Podcasts: Adam Buxton
As an interviewer and host, Adam Buxton is incredibly pleasant to listen to
Adam Buxton: his interviews are gentle, funny and compassionate.
Podcasts are a particularly special medium because of their propensity for incredible specificity. For example, if I want to listen to a podcast about back-episodes of RuPaul’s Drag Race, I have several choices – and which one I choose to listen to depends on how much I like the hosts. Normally, what attracts me to podcasts is the content first, and the likability of the hosts second: in fact, the hosting will keep me there long after my initial curiosity about the subject matter has waned. Good podcast hosting is subjective, and often requires a weird one-way alchemy between the listener and whoever it is they’re listening to. Last week, while abroad, I started listening to Adam Buxton’s podcast, on the promise from a friend that I’d love it – and I’d love him. As an interviewer and a host he has an undeniable gift: he’s incredibly pleasant to listen to.
I’d missed Adam Buxton – I hadn’t seen the Adam & Joe Show on Channel 4 when I was younger, and had thus somehow not really paid much attention to the existence of his podcast. And to be entirely honest, normally when people recommend me chat shows about nothing in particular hosted by men, I recoil. However, Buxton’s interviews are gentle, funny, compassionate, interested – it’s almost as if you could learn how to be a better conversationalist just from listening to him. Because the podcast has been airing since 2015, there’s an immense back catalogue to go through, which can seem incredibly daunting from the outset. However, I suggest scrolling through and listening to him chat to any name you recognise – writer Zadie Smith or documentarian Louis Theroux (who he has known all of his life, which makes for a wonderfully easy and interesting chat). John Ronson’s episodes are particularly insightful, I found.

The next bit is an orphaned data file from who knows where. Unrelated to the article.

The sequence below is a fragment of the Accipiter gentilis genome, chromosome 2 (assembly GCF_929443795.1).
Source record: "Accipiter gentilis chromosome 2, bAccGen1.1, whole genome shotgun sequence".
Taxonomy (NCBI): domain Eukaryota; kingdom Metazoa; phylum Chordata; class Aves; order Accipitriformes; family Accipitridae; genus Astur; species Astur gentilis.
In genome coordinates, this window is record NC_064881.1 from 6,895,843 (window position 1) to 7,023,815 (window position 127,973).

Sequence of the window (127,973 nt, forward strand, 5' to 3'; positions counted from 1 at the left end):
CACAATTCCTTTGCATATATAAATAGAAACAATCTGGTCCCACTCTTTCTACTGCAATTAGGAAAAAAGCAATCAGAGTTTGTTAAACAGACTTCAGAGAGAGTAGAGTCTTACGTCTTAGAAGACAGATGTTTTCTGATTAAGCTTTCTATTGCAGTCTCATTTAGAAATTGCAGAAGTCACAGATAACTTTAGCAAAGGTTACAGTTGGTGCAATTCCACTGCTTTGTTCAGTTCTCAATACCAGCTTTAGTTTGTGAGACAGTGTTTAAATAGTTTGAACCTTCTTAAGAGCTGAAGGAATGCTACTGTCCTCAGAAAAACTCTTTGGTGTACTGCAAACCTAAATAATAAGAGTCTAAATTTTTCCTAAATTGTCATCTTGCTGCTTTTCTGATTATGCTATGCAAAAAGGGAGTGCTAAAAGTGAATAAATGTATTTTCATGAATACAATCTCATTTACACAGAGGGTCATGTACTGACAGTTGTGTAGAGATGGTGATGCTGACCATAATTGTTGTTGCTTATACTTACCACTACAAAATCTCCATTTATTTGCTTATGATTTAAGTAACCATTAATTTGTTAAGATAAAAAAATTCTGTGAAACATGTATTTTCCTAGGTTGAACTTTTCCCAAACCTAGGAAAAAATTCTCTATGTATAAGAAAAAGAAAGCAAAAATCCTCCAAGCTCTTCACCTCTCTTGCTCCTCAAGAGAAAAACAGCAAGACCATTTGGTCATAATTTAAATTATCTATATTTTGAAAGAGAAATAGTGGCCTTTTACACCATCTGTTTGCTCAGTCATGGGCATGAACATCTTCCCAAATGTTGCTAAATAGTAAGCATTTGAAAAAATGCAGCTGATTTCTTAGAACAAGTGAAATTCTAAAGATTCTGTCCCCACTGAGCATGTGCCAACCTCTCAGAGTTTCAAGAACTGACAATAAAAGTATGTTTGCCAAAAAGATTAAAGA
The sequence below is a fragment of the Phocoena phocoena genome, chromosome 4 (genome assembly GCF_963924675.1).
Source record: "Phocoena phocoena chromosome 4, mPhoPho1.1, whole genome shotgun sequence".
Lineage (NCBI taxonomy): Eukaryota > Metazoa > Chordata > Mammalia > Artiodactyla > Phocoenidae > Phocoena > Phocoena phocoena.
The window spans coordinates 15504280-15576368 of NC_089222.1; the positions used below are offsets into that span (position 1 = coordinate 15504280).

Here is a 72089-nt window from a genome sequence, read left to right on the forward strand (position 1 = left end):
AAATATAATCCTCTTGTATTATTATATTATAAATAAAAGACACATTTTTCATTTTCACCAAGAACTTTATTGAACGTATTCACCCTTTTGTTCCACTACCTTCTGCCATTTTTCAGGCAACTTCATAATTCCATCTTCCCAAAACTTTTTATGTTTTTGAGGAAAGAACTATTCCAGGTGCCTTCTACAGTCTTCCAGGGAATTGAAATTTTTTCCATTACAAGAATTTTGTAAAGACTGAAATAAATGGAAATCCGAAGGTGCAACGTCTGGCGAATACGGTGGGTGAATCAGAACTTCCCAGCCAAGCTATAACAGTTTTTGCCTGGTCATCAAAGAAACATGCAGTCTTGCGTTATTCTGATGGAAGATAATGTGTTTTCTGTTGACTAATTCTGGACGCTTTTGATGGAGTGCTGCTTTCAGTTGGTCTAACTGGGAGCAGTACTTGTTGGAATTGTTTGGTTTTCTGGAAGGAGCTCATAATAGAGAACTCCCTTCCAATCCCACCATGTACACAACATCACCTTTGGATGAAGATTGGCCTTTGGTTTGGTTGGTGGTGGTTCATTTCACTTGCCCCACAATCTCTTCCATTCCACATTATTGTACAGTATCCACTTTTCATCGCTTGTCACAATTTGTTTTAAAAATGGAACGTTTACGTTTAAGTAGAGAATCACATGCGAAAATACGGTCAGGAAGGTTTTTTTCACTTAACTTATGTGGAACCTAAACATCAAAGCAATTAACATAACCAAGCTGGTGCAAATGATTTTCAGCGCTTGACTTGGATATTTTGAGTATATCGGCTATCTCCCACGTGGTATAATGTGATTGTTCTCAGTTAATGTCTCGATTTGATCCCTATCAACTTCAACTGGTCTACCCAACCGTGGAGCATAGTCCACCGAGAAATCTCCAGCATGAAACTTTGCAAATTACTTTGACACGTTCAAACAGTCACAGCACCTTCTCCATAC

The conversations move from the personal to the cultural with incredible ease, and lack any stiltedness or worse, in-jokey comedian culture jags. There was no point in any of the episodes I’ve listened to where I felt alienated, rather I felt invited. Buxton introduces each show with a little monologue, often as he is walking, which places the listener very firmly with him. The shows are broken up by little musical interludes which are surprising and weird and give every episode a feel of being something quite whole, with a deliberate aesthetic beyond just “interviews with interesting people”.
In my experience of talking to people about why they listen to podcasts, over and over again I am told that people listen to voices on the other end of headphones for company. This explains that strange parasocial click we sometimes get when we love a podcast for no reason other than we enjoy the host’s company – or why despite our interest in subject matter, some hosts just don’t work for us. Listening to podcasts is an intimate thing. It’s just you and whoever is speaking down the line. I’ve had Adam Buxton on my headphones every day for over a week now, at times when I’ve needed a bit of company. I know I’m extremely late to the show, and late to the party, but I’m really glad I got here.